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Music? I don’t think I’d want that job January 28, 2017

Posted by WorldbyStorm in Uncategorized.
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Good piece here in the IT on music as a career. Those of us who have been musicians, or know musicians, will be aware that career is perhaps the least appropriate word for the work that has to be done. A mental health charity in the UK, Help Musicians, has started to do a study on the area…

Gross characterises the music industry as a “hypercompetitive market” that’s also economically challenging. Yet at the same time, musicians are told “we’re responsible for ‘living our dream’. The X Factor is a perfect example – no one tells singers more often that they should believe in themselves and follow their dream. These competition shows that have exploded in the last decade have entered our consciousness, to such an extent that you judge yourself by whether you’re winning. But there are also variables that come into play – like financial support and luck – and these factors are more important now than ever.”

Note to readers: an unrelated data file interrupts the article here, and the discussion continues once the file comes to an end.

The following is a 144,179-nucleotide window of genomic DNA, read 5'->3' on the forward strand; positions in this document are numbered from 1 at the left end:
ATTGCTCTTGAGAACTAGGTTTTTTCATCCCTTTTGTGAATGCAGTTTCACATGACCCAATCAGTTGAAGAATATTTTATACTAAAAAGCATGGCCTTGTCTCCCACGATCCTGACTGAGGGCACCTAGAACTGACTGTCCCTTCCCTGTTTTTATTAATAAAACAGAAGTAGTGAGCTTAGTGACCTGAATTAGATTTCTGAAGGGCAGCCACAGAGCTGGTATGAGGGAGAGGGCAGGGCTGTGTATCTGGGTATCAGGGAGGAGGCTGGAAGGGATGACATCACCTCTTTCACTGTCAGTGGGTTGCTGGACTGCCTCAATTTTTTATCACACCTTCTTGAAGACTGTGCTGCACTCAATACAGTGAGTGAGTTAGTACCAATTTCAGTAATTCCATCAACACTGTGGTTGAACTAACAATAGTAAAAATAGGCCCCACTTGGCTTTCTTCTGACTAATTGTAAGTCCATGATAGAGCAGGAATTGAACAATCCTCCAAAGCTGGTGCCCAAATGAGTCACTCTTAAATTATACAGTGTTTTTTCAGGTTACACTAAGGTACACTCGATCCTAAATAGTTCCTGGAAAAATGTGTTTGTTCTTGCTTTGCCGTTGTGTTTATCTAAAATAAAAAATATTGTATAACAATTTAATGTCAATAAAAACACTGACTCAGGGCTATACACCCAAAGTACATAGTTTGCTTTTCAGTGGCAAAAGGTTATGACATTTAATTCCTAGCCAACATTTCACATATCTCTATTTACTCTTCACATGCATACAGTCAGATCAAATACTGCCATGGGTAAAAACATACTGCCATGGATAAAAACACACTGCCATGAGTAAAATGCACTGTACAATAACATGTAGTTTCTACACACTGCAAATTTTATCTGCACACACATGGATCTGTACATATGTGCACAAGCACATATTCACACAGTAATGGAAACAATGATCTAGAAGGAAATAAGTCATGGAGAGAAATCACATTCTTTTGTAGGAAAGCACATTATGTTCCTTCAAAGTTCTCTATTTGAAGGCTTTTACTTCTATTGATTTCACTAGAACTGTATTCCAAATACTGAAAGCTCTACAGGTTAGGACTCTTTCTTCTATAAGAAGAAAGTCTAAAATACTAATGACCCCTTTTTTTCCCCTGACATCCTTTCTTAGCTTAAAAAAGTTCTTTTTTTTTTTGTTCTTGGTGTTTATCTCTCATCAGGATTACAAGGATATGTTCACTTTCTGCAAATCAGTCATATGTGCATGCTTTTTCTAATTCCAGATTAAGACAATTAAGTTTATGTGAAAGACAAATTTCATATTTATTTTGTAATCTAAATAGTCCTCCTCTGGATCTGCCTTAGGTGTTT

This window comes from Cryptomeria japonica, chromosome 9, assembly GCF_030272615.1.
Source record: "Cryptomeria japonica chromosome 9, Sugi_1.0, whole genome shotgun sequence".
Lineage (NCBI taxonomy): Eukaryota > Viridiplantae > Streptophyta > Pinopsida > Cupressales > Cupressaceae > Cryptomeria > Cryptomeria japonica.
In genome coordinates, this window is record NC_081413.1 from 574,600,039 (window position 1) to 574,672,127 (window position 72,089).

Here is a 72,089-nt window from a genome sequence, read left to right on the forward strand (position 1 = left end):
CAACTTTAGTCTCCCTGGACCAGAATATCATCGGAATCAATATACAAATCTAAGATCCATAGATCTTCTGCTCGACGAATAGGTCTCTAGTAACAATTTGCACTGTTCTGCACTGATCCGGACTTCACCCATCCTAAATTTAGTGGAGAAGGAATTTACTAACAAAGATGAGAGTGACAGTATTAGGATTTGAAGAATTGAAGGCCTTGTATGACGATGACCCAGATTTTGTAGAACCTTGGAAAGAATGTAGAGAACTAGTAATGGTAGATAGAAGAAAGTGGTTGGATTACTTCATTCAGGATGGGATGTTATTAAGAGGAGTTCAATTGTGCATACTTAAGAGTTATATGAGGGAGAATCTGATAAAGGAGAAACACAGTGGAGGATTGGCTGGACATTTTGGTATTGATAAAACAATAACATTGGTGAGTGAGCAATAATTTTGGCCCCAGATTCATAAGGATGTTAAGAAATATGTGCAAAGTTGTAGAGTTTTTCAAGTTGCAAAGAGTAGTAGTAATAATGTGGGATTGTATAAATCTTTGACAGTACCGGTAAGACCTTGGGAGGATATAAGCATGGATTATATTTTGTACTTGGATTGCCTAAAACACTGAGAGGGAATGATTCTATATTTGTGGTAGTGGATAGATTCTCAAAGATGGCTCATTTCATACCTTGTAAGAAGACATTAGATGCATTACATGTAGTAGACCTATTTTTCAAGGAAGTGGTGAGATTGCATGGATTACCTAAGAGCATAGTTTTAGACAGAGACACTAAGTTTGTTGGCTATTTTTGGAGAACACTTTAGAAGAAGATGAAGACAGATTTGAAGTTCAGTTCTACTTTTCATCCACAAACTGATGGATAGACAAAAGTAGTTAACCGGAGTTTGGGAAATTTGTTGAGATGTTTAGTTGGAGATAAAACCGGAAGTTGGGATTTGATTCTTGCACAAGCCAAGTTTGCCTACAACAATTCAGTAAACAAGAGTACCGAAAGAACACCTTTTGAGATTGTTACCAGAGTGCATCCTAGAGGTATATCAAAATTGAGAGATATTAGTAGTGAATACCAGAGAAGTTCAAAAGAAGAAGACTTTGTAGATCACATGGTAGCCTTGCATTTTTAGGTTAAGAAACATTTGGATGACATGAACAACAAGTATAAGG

And say one does get through the multiple hurdles and becomes successful…

Gross’s research also found that even when musicians hit the big time, they have to handle another set of pressures, such as intensive tours, higher expectations, fear of losing their place, the blow of a bad review and trolling on social media – not everyone has James Blunt’s ability to turn it to their advantage.